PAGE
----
Fitness Myths Debunked

Discussion in 'Health and Fitness' started by FortuneFaded, Jul 3, 2007.

  1. FortuneFaded

    FortuneFaded Feel my Squirrely wrath!

    Found this on aol, quite interesting. I am curious to hear what other people think about the following!

    Stretching is essential:

    Research shows that stretching before exercise actually increases your chance of getting injured and may decrease your workout performance. According to Wyche, the best way to prepare your body for physical activity is with a three to five minute warm-up of easy walking, light cycling or gentle movement.

    Muscle turns into fat:

    "Fat and muscle are two totally separate types of tissue. They aren't interchangeable," says Wyche. People get fat when they stop working out because they continue to eat the same amount but burn off fewer calories. As a result, their unused muscles grow soft while they simultaneously gain excess body fat.

    Stay skinny by dieting alone:

    You can lose weight simply by cutting back on calories. But combining exercise with diet will help you lose weight more quickly. More importantly, it will help you keep the pounds off permanently. The majority of participants in the National Weight Control Registry (a survey of thousands of people who have lost a significant amount of weight and kept it off for years) report that a consistent exercise program is one of their key weight maintenance strategies.

    Long and slow to burn fat:

    Wyche claims that the so-called "fat burning zone" is about as real as 'The Twilight Zone.' "The workout that burns as many calories as possible, whether it's long and slow or fast and furious, is the best workout for fat burning and weight loss," she advises.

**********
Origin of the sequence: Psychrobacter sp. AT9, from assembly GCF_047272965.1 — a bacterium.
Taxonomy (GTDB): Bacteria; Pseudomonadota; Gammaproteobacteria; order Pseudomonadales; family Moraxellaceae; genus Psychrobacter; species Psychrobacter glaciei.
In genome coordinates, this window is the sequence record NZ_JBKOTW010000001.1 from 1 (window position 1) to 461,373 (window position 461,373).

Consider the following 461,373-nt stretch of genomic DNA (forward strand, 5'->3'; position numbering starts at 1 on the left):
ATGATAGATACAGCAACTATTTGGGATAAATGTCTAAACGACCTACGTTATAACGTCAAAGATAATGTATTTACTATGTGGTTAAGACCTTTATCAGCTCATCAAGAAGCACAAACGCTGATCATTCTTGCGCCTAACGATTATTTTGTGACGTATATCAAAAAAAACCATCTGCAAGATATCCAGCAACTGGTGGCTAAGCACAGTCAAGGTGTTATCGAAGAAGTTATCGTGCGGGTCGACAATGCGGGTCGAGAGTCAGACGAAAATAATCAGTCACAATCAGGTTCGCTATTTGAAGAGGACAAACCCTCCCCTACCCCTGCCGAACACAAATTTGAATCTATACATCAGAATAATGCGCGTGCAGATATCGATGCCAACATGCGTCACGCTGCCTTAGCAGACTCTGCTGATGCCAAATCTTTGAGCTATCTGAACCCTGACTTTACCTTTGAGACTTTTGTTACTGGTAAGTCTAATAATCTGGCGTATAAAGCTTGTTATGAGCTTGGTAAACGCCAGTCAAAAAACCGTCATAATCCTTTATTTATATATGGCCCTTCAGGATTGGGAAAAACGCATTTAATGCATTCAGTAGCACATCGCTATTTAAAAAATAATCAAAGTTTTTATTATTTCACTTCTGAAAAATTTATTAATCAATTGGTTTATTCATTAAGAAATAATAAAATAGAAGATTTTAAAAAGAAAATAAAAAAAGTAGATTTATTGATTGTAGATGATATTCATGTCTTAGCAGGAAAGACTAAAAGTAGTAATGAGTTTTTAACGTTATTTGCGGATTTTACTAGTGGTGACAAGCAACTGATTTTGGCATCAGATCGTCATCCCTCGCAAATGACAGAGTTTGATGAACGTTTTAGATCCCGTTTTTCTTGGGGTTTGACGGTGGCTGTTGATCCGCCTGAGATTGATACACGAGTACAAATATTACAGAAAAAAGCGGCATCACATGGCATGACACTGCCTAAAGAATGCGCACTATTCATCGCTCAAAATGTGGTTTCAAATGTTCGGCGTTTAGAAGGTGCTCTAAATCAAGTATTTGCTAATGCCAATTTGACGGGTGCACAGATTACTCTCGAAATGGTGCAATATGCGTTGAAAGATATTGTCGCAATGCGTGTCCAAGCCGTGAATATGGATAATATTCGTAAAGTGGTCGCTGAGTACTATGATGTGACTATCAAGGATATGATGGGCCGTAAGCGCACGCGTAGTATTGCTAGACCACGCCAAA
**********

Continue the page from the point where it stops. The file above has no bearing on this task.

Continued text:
Lose before lifting:

    Actually, if you're truly serious about losing weight, lifting weights two to three times a week is a must. "Building muscle helps maintain your metabolism even while you're resting and will help you slim down," Wyche notes. When you combine diet with cardio exercise only, you tend to lose a lot of muscle mass; weight training helps preserve muscle so more of your weight loss is truly from fat.

    High reps rule:

    Choose a weight you can lift at least eight times keeping good form but no more than 15 times without your muscle feeling the challenge. If you can do more reps than that, the weight you're using isn't heavy enough to give you results. And, as Wyche points out, decreasing body fat will help you see the shape of the muscles underneath.

    Crunch away ab flab:

    There's no such thing as spot reducing -- that is, you can't magically zap the fat from an area by exercising it. Wyche says that you could do 5,000 crunches a day and still not see any improvements until you burn the layer of fat over your ab muscles, which is done by trimming your diet and burning more calories through cardio exercise.

    Beef up to gain muscle:

    "The body uses protein, carbs and fat to build muscle," Wyche notes. Any excess protein you eat beyond what your body needs will simply be expelled through your urine or stored as body fat. Your best bet is to eat a balanced diet that includes a variety of vitamins and minerals and enough calories to build strong, shapely muscles.
  2. Tom@Foresight

    Tom@Foresight Valued Member

    Think that is a great list! Very useful for all those new to exercise!

  3. Prophet

    Prophet ♥ H&F ♥

    Nice, a few more that I can think of on the top of my head.

    -Abdominal training should not be done more frequently then other muscle groups!

    -Females need to lift like males.

    -Lifting does not make you less flexible, done right it makes you more flexible.

    -Lifting right makes you faster!
  4. Incredible Bulk

    Incredible Bulk Eat-Lift-Eat-Sleep-Grow

    - females who lift like their arms will snap if using anything over 2kg

    what is it with women, the fear of being 'bulky' is valid if your eating like a grazing heffer and training like an olympic shot putter... doing lat pull downs with one plate and tricep kickbacks with the 1kg is pointless, fruitless and down right humouring every time i see it.